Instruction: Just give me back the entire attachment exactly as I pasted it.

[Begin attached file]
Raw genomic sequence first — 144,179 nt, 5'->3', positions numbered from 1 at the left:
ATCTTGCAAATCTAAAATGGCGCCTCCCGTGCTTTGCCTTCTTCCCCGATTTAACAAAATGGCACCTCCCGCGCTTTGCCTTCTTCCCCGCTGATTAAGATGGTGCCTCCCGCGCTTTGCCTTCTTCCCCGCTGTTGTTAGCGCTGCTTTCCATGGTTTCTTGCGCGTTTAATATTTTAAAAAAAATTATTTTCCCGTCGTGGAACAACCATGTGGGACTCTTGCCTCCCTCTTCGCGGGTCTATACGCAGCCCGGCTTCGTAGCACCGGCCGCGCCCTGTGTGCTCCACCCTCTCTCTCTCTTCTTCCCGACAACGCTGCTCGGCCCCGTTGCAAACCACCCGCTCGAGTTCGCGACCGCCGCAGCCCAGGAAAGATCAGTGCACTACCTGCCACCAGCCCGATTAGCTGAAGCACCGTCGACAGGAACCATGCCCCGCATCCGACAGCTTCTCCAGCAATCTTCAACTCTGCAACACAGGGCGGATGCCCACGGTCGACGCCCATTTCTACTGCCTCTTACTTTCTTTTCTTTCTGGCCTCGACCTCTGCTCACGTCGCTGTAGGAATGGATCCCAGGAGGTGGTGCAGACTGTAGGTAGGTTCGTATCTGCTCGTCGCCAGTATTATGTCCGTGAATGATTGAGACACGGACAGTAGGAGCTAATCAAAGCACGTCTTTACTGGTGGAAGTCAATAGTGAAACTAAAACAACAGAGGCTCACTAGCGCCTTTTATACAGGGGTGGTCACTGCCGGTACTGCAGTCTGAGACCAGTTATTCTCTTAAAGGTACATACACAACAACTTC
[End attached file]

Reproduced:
Raw genomic sequence first — 144,179 nt, 5'->3', positions numbered from 1 at the left:
ATCTTGCAAATCTAAAATGGCGCCTCCCGTGCTTTGCCTTCTTCCCCGATTTAACAAAATGGCACCTCCCGCGCTTTGCCTTCTTCCCCGCTGATTAAGATGGTGCCTCCCGCGCTTTGCCTTCTTCCCCGCTGTTGTTAGCGCTGCTTTCCATGGTTTCTTGCGCGTTTAATATTTTAAAAAAAATTATTTTCCCGTCGTGGAACAACCATGTGGGACTCTTGCCTCCCTCTTCGCGGGTCTATACGCAGCCCGGCTTCGTAGCACCGGCCGCGCCCTGTGTGCTCCACCCTCTCTCTCTCTTCTTCCCGACAACGCTGCTCGGCCCCGTTGCAAACCACCCGCTCGAGTTCGCGACCGCCGCAGCCCAGGAAAGATCAGTGCACTACCTGCCACCAGCCCGATTAGCTGAAGCACCGTCGACAGGAACCATGCCCCGCATCCGACAGCTTCTCCAGCAATCTTCAACTCTGCAACACAGGGCGGATGCCCACGGTCGACGCCCATTTCTACTGCCTCTTACTTTCTTTTCTTTCTGGCCTCGACCTCTGCTCACGTCGCTGTAGGAATGGATCCCAGGAGGTGGTGCAGACTGTAGGTAGGTTCGTATCTGCTCGTCGCCAGTATTATGTCCGTGAATGATTGAGACACGGACAGTAGGAGCTAATCAAAGCACGTCTTTACTGGTGGAAGTCAATAGTGAAACTAAAACAACAGAGGCTCACTAGCGCCTTTTATACAGGGGTGGTCACTGCCGGTACTGCAGTCTGAGACCAGTTATTCTCTTAAAGGTACATACACAACAACTTC